The detection of one male Queensland fruit fly in the Launceston suburb Mowbray in the State’s north is of significant concern to Tasmania’s apple and pear growers.
The presence of fly in a trap is being investigated by the Department of Primary Industries, Parks, Water and Environment (DPIPWE), following a report from a member of public who located it in their home.
Biosecurity Tasmania General Manager Lloyd Klumpp has emphasised to Fruit Growers Tasmania, the detection of a single male fruit fly did not constitute an outbreak and does not require a control zone at Launceston.
“One adult male fruit fly does not indicate there is an active population in the area, however it is important that any detections are thoroughly investigated to try and identify the source of the fly,” Dr Klumpp said.
“Currently we are installing surveillance traps around the area as well as talking to the landholder and neighbouring property owners to try and determine the source of this detection. That includes undertaking traceback of produce that may have been brought on site or neighbouring sites, as well as surveillance of any host produce plants in surrounding gardens.”
Dr Klumpp said the detection was made from a public report at Mowbray.
“The community support and vigilance to the threat of fruit fly has been outstanding,” Dr Klumpp said.
“Our entomologists have received hundreds of reports from the public – with almost all of them being negative. However this detection highlights the importance of all possible reports being made and investigated.”
Dr Klumpp said this report was made by a member of the public who captured the fly inside their house.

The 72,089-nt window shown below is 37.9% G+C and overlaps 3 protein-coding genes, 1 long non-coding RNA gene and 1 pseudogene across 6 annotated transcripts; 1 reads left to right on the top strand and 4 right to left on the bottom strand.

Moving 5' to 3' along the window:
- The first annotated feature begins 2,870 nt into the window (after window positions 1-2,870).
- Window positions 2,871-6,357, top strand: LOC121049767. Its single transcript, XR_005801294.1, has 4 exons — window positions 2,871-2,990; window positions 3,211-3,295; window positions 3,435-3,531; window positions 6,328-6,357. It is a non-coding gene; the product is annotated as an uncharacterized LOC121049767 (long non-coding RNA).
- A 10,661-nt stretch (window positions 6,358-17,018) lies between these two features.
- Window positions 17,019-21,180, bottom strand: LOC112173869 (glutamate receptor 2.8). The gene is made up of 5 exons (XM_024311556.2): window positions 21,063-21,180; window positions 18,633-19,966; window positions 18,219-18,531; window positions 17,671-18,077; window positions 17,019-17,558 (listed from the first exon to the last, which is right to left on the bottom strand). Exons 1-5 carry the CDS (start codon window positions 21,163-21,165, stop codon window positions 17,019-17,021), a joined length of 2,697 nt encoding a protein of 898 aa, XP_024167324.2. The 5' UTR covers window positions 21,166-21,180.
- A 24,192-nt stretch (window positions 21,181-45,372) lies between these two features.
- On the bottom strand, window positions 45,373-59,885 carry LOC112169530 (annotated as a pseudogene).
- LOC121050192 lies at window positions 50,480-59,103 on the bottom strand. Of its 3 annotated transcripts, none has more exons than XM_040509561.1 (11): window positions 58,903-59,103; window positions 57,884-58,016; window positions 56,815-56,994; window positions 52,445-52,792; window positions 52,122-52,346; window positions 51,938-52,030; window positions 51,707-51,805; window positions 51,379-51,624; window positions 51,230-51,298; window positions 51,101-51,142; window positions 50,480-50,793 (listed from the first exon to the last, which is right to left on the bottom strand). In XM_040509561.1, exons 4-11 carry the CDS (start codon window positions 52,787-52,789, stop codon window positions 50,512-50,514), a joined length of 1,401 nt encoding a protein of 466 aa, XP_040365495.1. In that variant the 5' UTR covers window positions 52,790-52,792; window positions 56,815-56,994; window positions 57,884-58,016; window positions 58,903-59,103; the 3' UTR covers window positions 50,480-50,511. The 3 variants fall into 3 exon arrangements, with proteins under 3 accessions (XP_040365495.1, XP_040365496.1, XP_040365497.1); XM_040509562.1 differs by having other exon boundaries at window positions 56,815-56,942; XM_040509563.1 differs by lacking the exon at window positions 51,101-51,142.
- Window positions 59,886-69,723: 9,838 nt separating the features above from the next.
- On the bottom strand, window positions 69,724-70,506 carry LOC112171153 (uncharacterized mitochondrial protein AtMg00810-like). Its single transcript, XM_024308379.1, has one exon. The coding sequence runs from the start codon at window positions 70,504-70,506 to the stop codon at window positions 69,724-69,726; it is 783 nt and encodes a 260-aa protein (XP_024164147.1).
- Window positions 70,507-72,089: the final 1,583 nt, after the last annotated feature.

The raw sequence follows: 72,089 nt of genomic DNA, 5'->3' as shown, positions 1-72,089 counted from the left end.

“Preliminary surveillance has not identified any current fruiting trees on the property but we are checking surrounding properties as well.”
Dr Klumpp said outside this current investigation work is ongoing on the fruit fly response. Prior to the Mowbray detection, the previous detection was early last week within the already infected area at George Town. No changes have been made to control areas in place on Flinders Island or the northern control area.
“Our focus continues to be eradication of fruit fly from Tasmania and work is continuing on both Flinders Island as well as within the northern control area to achieve this.”
The support received nationally from across industry was welcomed. This included input from numerous contacts in other States, including Suzie Green from Apple and Pear SA on how they manage their ongoing challenges.
There is a long way to go on these outbreaks and it has been difficult seeing the impact on our growers within the Control Zone.
Queensland fruit fly response and management will be the hot topic of the annual Fruit Growers Tasmania Conference to be held at the Don Centre, Devonport, on 24 – 26 May. Experts from across industry and the SITplus program will be attending with biosecurity workshops to be held with the separate commodity groups.